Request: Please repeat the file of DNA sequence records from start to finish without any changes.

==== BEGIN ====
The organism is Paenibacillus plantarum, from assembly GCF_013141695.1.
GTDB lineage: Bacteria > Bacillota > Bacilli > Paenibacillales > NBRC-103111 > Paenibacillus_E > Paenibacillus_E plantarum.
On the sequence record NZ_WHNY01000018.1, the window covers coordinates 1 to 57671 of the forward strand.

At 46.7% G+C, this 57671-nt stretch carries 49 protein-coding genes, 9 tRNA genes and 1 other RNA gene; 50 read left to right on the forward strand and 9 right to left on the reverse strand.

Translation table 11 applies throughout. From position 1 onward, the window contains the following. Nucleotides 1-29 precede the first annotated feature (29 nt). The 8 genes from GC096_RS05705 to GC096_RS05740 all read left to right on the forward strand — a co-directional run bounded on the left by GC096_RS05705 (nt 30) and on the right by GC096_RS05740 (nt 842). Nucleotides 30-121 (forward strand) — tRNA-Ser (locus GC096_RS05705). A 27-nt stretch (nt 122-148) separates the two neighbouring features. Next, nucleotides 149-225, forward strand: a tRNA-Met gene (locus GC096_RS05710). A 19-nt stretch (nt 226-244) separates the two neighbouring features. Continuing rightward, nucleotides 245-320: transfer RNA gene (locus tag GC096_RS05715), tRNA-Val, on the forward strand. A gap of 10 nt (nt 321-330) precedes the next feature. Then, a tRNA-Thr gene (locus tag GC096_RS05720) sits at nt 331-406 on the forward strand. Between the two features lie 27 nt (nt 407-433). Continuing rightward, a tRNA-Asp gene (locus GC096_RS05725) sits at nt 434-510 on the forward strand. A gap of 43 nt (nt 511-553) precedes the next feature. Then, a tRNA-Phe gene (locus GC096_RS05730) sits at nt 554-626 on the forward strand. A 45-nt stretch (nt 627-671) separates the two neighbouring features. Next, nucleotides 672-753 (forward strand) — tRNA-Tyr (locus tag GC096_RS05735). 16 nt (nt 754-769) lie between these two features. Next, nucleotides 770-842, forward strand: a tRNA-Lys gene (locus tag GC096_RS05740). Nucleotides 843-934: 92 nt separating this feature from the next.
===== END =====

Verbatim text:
The organism is Paenibacillus plantarum, from assembly GCF_013141695.1.
GTDB lineage: Bacteria > Bacillota > Bacilli > Paenibacillales > NBRC-103111 > Paenibacillus_E > Paenibacillus_E plantarum.
On the sequence record NZ_WHNY01000018.1, the window covers coordinates 1 to 57671 of the forward strand.

At 46.7% G+C, this 57671-nt stretch carries 49 protein-coding genes, 9 tRNA genes and 1 other RNA gene; 50 read left to right on the forward strand and 9 right to left on the reverse strand.

Translation table 11 applies throughout. From position 1 onward, the window contains the following. Nucleotides 1-29 precede the first annotated feature (29 nt). The 8 genes from GC096_RS05705 to GC096_RS05740 all read left to right on the forward strand — a co-directional run bounded on the left by GC096_RS05705 (nt 30) and on the right by GC096_RS05740 (nt 842). Nucleotides 30-121 (forward strand) — tRNA-Ser (locus GC096_RS05705). A 27-nt stretch (nt 122-148) separates the two neighbouring features. Next, nucleotides 149-225, forward strand: a tRNA-Met gene (locus GC096_RS05710). A 19-nt stretch (nt 226-244) separates the two neighbouring features. Continuing rightward, nucleotides 245-320: transfer RNA gene (locus tag GC096_RS05715), tRNA-Val, on the forward strand. A gap of 10 nt (nt 321-330) precedes the next feature. Then, a tRNA-Thr gene (locus tag GC096_RS05720) sits at nt 331-406 on the forward strand. Between the two features lie 27 nt (nt 407-433). Continuing rightward, a tRNA-Asp gene (locus GC096_RS05725) sits at nt 434-510 on the forward strand. A gap of 43 nt (nt 511-553) precedes the next feature. Then, a tRNA-Phe gene (locus GC096_RS05730) sits at nt 554-626 on the forward strand. A 45-nt stretch (nt 627-671) separates the two neighbouring features. Next, nucleotides 672-753 (forward strand) — tRNA-Tyr (locus tag GC096_RS05735). 16 nt (nt 754-769) lie between these two features. Next, nucleotides 770-842, forward strand: a tRNA-Lys gene (locus tag GC096_RS05740). Nucleotides 843-934: 92 nt separating this feature from the next.